"But please keep in mind there are a lot of questions that are too difficult for them to answer," she adds. "For example, you can ask if the cat is good with other cats, but unless they know what a cat is like [in this environment], they can't say for sure. This is why it's so wonderful to get cats into foster homes. Shelters can be terrifying for some cats, so their behavior in a shelter isn't always the best indicator of how they'll act in a home."

RELATED: What It Means to Be a No-Kill Animal Shelter

The average cost to adopt a kitten or a cat from a shelter is $50–$200, but this fee varies greatly, based on the facilities' cat care needs. However, there are frequent adoption specials that discount or waive these costs, and you can count on a number of services to be covered within the fee.

"They generally cover the spay/neuter procedure, vaccinations, and often microchipping, and sometimes health exams and medical care," Bell says. "Having all these things included in the adoption saves money and gets you off to a good start as a responsible pet parent."

Reputable Breeders

Another place to adopt a cat is from a reliable breeder. Marilyn Krieger, CCBC, is a certified cat behavior consultant, owner of The Cat Coach, and former coordinator of the California Bengal Cat Rescue. She has some helpful tips to make this process easier.

"People need to do their homework. They should start by finding catteries that are registered with either The International Cat Association or Cat Fanciers' Association," she tells Daily Paws. "Ask questions, find out how many years breeders have been breeding cats. Additionally, go to cat shows—meet the cats and breeders."

If your heart is set on a particular cat breed, Krieger suggests looking on social media for groups dedicated to them, as these are great outlets to network and ask questions. Rescue organizations dedicated to that breed often have groups, too.

Your thorough research upfront also helps you avoid online scams—approximately 20 percent of the 'product' from fake pet sellers is cats and kittens. "Remember, anyone can create an impressive website and say anything they want. It doesn't mean they're a legitimate breeder," she adds.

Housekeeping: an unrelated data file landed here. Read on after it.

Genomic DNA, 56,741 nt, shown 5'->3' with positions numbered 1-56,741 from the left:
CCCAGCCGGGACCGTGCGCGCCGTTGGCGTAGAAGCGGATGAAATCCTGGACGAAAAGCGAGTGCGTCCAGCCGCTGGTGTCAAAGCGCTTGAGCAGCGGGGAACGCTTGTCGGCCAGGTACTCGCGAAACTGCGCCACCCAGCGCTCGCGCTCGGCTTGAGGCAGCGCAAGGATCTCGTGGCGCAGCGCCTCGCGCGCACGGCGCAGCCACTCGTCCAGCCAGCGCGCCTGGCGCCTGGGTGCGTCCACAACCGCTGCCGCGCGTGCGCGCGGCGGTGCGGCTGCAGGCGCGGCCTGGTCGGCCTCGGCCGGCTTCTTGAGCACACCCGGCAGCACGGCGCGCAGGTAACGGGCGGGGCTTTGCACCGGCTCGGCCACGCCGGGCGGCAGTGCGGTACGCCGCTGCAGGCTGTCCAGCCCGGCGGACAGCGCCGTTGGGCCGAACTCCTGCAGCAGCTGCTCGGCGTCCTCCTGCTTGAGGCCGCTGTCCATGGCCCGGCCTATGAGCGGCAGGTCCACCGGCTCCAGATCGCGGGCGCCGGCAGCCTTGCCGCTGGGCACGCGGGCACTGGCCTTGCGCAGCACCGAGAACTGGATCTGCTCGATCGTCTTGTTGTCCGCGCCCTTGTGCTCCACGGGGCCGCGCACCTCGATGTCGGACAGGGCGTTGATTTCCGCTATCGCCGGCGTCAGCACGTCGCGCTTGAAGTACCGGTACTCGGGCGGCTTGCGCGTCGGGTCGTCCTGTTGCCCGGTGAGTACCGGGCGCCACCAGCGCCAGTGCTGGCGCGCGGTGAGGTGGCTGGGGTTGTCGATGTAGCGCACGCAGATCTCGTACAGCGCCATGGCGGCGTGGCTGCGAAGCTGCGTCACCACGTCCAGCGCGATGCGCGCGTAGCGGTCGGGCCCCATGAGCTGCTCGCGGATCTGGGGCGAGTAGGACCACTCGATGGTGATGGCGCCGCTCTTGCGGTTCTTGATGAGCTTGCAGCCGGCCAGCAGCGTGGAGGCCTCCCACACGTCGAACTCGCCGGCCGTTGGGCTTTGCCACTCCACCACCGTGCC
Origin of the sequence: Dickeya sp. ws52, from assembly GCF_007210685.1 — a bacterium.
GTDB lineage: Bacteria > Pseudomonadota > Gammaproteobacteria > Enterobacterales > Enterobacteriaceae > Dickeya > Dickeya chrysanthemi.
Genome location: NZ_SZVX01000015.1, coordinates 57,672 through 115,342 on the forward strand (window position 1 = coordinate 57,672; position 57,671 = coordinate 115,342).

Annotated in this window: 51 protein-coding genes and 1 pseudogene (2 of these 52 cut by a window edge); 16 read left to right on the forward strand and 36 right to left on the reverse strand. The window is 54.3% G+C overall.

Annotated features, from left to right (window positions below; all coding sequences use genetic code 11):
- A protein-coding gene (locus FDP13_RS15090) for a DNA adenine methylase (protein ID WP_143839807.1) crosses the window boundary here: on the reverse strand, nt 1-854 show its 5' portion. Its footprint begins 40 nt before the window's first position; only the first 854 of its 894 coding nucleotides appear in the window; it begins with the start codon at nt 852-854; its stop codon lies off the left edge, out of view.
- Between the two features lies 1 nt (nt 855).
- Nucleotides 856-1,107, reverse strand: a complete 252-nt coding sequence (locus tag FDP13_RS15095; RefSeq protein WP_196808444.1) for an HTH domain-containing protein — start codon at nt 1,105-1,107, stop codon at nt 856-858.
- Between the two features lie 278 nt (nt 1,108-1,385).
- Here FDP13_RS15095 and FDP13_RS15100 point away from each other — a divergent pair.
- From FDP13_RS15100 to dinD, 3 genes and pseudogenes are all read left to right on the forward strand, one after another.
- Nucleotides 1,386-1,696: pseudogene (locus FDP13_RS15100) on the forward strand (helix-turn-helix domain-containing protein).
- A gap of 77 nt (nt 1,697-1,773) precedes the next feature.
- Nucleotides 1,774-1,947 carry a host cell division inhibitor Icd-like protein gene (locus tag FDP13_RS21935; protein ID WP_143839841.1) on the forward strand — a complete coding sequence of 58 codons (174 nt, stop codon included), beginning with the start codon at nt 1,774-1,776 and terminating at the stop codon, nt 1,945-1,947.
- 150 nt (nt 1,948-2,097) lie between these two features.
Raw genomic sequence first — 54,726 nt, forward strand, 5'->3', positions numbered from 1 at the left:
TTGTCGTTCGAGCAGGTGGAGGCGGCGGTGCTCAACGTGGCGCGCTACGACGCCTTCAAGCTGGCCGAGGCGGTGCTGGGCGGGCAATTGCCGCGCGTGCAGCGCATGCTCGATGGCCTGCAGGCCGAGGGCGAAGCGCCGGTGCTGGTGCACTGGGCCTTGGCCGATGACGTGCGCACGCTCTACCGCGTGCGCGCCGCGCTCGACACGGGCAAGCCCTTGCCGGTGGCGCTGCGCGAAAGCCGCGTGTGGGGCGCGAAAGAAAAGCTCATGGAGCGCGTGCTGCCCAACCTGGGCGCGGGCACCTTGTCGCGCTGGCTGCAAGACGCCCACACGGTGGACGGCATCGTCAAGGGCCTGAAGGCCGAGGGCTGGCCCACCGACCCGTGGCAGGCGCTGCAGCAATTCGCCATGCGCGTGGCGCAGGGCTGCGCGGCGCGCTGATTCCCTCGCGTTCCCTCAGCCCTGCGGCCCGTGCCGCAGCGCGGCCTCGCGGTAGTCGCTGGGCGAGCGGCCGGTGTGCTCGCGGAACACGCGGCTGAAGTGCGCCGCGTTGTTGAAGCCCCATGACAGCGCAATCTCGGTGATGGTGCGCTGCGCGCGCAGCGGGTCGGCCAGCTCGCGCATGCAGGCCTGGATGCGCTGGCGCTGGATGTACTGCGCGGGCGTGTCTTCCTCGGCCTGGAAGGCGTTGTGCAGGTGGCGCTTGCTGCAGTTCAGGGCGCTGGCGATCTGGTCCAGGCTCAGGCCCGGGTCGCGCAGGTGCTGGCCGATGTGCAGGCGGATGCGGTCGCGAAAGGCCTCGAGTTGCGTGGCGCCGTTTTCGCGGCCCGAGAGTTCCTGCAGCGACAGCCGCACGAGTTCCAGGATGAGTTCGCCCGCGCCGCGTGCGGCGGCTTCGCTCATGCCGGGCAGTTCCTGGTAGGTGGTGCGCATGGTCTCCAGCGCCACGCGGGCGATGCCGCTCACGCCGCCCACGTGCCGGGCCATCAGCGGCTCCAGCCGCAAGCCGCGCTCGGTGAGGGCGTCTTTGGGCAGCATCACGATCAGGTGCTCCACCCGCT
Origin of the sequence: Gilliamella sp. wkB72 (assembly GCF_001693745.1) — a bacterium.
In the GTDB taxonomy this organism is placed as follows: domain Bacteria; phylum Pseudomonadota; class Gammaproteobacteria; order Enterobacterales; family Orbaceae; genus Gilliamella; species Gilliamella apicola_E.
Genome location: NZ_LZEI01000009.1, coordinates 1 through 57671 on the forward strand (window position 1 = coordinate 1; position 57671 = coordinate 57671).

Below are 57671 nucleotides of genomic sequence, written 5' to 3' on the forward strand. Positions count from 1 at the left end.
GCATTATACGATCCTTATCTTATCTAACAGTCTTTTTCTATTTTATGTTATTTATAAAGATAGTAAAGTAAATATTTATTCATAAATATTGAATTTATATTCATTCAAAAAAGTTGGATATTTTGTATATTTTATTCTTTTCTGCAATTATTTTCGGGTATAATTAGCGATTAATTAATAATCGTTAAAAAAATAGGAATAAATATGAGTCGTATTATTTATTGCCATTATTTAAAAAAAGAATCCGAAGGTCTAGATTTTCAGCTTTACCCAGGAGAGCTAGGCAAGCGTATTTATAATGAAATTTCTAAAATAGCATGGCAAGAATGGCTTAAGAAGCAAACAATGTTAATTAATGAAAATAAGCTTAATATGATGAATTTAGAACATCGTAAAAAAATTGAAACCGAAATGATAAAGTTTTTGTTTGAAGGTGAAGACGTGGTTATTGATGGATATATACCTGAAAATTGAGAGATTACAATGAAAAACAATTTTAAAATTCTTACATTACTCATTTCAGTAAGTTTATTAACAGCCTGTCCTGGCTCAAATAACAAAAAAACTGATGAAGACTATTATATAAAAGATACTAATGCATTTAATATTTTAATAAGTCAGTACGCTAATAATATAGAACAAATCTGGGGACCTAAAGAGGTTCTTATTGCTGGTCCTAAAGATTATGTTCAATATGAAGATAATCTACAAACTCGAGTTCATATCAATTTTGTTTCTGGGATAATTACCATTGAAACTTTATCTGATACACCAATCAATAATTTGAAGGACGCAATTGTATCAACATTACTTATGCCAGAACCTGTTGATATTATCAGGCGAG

Here are additional ways to avoid disreputable breeders:

  • Kittens shouldn't be let go before 10 weeks of age. If an operation pushes for this release, say no.
  • "Be alert when a breeder insists on meeting in a parking lot," Krieger says. "It's a red flag when breeders don't interview buyers and/or don't want to see what the new environment looks like."
  • Cats/kittens from legitimate breeders should come with papers that show lineage. If these aren't provided, move on.
  • Review the breeder contract carefully. "Find out how old kittens are when they're adopted out, how many litters there are every year, and if the kittens are raised 'under foot'—which means in the house with the rest of the household," she adds.

Adoptable cats from breeders vary considerably in price, and specialty or rare cats definitely cost more. For example, a popular yet common favorite such as a Siamese might start at $200 per kitten, whereas a Scottish fold could be as high as $3,000.

Cat Cafés

If you wonder "where can I adopt a cat but play with them for hours beforehand and enjoy a nice latte or glass of wine" then dash off to the nearest cat café! All across the country, these innovative businesses are changing the way we adopt by helping shelters and rescues showcase kitties in a more relaxed environment.

For example, Tori and Justyn Cozza of North Spokane, Wash. own and operate Kitty Cantina—a feline sanctuary and cat café—and partner with local shelter SpokAnimal. By allowing people to mix and mingle with adoptable cats, it's easier for prospective pet parents to get a feel for their temperament and habits, while gauging all-important characteristics such as cuddle and play appeal!